Reuters reports that Barclays Bank will announce investment banking job cuts across Asia sometime next week. The news publication’s sources said that these jobs cuts will include closures in South Korea and Taiwan.
These rumored cuts come after the Asian region’s failure to produce sustained growth in the post-2008 economy created a difficult business environment for investment bankers in Asia. In addition to these suspected cuts, Reuters reported on Monday that Barclays will close its Indian equities business as part of its Asian cost-cutting measures.
Barclays’ Asian cuts include eliminating corporate finance and advisory positions in South Korea and Taiwan, along with equities sales and research staff in the region. In total, Reuters’ sources expect Barclays to cut at least 50 Asian jobs.
Bitcoin Unfazed in the Midst of Asian Turmoil
This report comes in the middle of wide economic uncertainty in the Asian region, mostly due to China’s faltering economy. China struggled for much of 2015, and the developing country suffered a massive stock market crash on Monday, which effected markets across the globe.
Bitcoin is usually affected by financial worry and speculation coming from Asia — specifically China — due to the large population of bitcoin miners and traders in Asia. However, the recent turmoil has not seemed to faze the bitcoin markets, which have been chugging along in the low $430s for the last week. Even on Monday, the day of China’s stock market crash, bitcoin trading remained fairly quiet, with exchanges across the globe showing sideways activity.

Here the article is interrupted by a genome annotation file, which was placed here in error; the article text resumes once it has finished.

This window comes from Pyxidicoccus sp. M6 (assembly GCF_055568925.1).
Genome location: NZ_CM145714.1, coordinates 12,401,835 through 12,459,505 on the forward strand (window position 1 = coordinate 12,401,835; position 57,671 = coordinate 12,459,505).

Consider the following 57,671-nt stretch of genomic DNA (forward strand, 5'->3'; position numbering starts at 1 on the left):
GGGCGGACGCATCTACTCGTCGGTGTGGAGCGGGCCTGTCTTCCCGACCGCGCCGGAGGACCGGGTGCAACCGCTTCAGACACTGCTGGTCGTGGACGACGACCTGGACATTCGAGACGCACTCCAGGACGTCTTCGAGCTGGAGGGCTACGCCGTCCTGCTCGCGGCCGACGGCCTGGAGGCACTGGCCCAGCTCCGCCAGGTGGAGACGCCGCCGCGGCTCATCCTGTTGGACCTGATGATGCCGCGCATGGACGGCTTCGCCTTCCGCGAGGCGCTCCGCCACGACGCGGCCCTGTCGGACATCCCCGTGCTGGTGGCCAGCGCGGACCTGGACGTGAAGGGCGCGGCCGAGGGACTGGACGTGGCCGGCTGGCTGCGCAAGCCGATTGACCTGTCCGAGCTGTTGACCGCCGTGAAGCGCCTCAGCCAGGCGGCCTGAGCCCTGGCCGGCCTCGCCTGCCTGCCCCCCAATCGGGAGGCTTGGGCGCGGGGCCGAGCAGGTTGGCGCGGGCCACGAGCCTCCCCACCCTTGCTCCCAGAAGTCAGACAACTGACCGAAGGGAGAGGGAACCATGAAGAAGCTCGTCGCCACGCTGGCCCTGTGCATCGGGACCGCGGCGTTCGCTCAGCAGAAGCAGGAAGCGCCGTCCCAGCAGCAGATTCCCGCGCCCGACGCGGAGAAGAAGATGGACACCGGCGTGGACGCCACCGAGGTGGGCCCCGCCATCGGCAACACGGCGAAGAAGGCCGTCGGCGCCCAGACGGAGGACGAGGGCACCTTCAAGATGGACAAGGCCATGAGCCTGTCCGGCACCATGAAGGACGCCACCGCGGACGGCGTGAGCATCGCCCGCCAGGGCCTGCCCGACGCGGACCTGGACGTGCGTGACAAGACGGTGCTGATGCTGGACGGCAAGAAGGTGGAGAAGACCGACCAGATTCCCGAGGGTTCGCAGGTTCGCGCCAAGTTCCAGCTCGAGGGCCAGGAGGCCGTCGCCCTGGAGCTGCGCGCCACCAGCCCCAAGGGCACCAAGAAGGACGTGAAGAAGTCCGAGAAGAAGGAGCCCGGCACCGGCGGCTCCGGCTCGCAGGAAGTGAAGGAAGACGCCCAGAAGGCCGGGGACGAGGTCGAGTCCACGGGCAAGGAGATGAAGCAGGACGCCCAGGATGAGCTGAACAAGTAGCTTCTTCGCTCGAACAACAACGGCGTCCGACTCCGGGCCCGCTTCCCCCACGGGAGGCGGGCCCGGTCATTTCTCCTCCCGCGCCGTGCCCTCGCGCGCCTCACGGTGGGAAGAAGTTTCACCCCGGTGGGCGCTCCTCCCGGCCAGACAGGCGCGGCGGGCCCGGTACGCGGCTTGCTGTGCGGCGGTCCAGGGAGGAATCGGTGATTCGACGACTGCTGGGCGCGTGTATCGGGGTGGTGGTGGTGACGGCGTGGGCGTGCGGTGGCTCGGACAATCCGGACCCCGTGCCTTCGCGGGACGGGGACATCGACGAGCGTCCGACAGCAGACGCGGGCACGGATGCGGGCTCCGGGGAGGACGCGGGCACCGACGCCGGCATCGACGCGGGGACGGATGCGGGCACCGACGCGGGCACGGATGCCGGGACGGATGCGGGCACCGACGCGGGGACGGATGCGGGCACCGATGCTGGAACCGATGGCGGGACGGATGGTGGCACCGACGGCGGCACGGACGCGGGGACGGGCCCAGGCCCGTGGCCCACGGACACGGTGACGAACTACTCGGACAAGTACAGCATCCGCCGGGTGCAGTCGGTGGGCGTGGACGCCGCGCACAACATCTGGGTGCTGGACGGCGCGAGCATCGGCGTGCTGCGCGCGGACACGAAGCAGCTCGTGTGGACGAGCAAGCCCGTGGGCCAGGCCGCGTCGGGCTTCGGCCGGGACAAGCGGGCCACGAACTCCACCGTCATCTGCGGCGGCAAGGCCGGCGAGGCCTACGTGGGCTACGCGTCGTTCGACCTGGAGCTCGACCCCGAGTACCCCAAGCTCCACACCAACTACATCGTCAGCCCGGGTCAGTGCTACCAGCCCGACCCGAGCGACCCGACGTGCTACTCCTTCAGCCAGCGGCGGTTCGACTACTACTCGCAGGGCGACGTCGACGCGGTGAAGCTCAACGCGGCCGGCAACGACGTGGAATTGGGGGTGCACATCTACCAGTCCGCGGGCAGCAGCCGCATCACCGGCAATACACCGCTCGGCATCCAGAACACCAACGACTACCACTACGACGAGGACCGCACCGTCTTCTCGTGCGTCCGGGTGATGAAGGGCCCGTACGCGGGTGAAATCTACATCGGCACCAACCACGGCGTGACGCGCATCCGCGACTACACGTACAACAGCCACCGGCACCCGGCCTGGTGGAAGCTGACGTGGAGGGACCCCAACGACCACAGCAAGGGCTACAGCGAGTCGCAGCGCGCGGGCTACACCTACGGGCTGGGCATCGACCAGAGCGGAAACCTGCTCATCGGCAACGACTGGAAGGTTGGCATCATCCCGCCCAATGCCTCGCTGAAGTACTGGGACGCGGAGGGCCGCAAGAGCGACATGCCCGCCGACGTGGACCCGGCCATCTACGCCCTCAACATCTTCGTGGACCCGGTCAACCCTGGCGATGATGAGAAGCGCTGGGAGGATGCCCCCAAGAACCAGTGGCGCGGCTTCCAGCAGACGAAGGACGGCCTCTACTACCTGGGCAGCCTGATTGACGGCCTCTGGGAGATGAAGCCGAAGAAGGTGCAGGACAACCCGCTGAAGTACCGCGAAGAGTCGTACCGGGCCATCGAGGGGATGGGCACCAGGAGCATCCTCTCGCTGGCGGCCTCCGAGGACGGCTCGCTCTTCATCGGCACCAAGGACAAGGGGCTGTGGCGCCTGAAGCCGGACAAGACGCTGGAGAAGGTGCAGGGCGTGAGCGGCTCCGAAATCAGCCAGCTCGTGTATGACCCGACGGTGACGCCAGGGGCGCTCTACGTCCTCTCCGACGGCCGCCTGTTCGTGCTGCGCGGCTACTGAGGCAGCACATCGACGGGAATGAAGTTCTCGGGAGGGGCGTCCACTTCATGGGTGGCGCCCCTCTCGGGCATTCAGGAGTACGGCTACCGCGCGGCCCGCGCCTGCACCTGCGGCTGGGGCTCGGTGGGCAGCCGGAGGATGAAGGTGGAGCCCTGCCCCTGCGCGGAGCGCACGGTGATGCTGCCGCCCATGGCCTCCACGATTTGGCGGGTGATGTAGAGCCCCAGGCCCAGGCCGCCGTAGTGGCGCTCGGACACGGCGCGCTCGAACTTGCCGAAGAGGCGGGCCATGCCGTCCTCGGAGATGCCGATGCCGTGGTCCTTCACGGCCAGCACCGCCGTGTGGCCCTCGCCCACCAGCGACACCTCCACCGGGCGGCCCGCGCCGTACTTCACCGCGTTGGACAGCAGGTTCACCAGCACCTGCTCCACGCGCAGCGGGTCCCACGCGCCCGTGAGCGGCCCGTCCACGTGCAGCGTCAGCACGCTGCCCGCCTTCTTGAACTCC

What does this mean for Bitcoin? Are traders and speculators waiting for additional information from China and Asia before acting, or is there something else going on in the trading community that is making speculators ignore Asian financial troubles? It is possible that traders currently have more of their attention on internal happenings in the bitcoin community rather than the outside economy. The bitcoin community is gearing up for a block reward halving this year, with many believing that the diminished growth in the bitcoin supply will push the price upwards as demand continues to grow. Additionally, the block size debate shows no signs of coming to an end in 2016, and the issue will become more urgent as new blocks are expected to start hitting 1 MB sometime this year.
These two major issues in the bitcoin community may have traders holding onto their coins in anticipation of internal activities that will affect the digital currency more than developments in the global economy. Bitcoinist will continue to follow the situation in Asia and report on any change in the bitcoin markets that may be related to the current financial landscape in the region.
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